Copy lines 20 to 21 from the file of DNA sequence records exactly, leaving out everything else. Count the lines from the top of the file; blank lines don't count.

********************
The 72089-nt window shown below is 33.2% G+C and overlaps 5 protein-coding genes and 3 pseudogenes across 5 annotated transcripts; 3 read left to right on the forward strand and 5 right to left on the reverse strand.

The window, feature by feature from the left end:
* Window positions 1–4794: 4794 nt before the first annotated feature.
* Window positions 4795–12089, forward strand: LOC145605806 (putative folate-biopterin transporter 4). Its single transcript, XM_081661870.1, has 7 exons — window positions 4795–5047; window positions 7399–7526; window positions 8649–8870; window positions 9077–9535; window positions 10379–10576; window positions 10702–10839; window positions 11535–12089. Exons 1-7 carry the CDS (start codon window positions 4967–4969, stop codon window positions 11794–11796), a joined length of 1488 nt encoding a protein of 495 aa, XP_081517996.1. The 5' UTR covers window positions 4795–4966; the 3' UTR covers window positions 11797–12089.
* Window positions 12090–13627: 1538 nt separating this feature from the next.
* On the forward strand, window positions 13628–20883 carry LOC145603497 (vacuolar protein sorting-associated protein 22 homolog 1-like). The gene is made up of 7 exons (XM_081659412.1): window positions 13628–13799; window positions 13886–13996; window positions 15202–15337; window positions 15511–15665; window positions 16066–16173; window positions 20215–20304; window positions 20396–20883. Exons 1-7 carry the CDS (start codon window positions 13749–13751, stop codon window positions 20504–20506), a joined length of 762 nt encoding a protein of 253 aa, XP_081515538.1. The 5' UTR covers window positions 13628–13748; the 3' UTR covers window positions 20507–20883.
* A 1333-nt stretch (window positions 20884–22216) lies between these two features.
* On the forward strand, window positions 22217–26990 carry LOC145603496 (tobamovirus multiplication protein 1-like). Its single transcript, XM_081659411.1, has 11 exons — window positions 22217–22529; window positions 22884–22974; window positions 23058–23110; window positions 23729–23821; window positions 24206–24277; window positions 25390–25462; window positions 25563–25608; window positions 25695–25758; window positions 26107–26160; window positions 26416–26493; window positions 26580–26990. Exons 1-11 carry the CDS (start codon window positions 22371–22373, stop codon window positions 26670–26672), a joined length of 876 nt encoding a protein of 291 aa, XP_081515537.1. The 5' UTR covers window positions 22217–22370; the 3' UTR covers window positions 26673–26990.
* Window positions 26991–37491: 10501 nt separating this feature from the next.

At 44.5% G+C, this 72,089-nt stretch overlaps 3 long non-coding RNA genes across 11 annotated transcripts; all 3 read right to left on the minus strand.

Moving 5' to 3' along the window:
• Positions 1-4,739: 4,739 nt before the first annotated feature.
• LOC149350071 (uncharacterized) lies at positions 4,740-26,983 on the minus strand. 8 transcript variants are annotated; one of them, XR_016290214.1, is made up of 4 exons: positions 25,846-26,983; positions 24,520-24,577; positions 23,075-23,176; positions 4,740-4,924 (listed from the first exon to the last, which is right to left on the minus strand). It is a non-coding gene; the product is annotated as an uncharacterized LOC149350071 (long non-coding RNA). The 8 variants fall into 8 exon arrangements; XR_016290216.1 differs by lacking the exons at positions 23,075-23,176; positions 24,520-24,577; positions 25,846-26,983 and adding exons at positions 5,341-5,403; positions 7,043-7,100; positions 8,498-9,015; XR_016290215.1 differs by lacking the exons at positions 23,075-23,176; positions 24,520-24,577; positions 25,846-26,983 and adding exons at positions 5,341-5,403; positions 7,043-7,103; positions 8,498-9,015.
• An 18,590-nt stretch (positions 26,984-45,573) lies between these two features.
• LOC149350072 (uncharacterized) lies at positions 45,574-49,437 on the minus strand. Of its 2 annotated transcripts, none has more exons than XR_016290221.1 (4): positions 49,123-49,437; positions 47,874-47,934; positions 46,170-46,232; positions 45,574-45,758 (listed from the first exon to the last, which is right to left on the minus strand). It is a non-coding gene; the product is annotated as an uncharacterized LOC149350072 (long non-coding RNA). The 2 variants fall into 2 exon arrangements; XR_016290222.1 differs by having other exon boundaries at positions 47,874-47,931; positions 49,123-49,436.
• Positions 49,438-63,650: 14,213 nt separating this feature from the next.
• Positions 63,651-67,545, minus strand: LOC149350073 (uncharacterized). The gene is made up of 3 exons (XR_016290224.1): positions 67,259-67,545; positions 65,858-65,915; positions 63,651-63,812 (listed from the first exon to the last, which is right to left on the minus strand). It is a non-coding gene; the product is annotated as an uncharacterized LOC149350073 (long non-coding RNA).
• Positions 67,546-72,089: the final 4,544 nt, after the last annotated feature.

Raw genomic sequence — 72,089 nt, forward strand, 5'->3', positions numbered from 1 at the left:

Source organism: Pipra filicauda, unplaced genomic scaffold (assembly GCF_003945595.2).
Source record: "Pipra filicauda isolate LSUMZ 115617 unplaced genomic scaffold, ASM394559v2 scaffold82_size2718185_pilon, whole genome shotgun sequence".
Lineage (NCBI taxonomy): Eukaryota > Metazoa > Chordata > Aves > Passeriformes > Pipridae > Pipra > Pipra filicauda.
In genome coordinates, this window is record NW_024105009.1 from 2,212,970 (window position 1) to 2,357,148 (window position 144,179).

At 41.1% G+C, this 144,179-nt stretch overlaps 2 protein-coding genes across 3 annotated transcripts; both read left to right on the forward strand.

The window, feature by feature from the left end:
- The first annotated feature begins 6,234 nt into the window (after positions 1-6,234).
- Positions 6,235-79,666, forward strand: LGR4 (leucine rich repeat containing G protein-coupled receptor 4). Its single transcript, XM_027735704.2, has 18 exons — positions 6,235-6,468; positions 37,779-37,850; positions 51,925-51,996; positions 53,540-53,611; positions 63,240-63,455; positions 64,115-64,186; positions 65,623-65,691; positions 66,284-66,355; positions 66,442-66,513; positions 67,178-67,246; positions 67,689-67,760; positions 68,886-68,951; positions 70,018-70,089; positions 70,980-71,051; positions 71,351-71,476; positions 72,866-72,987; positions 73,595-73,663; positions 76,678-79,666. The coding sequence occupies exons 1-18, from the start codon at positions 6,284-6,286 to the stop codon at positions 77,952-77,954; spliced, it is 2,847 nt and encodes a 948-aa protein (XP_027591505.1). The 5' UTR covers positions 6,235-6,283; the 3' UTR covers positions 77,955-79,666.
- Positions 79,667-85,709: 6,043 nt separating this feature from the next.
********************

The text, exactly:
Source organism: Pipra filicauda, unplaced genomic scaffold (assembly GCF_003945595.2).
Source record: "Pipra filicauda isolate LSUMZ 115617 unplaced genomic scaffold, ASM394559v2 scaffold82_size2718185_pilon, whole genome shotgun sequence".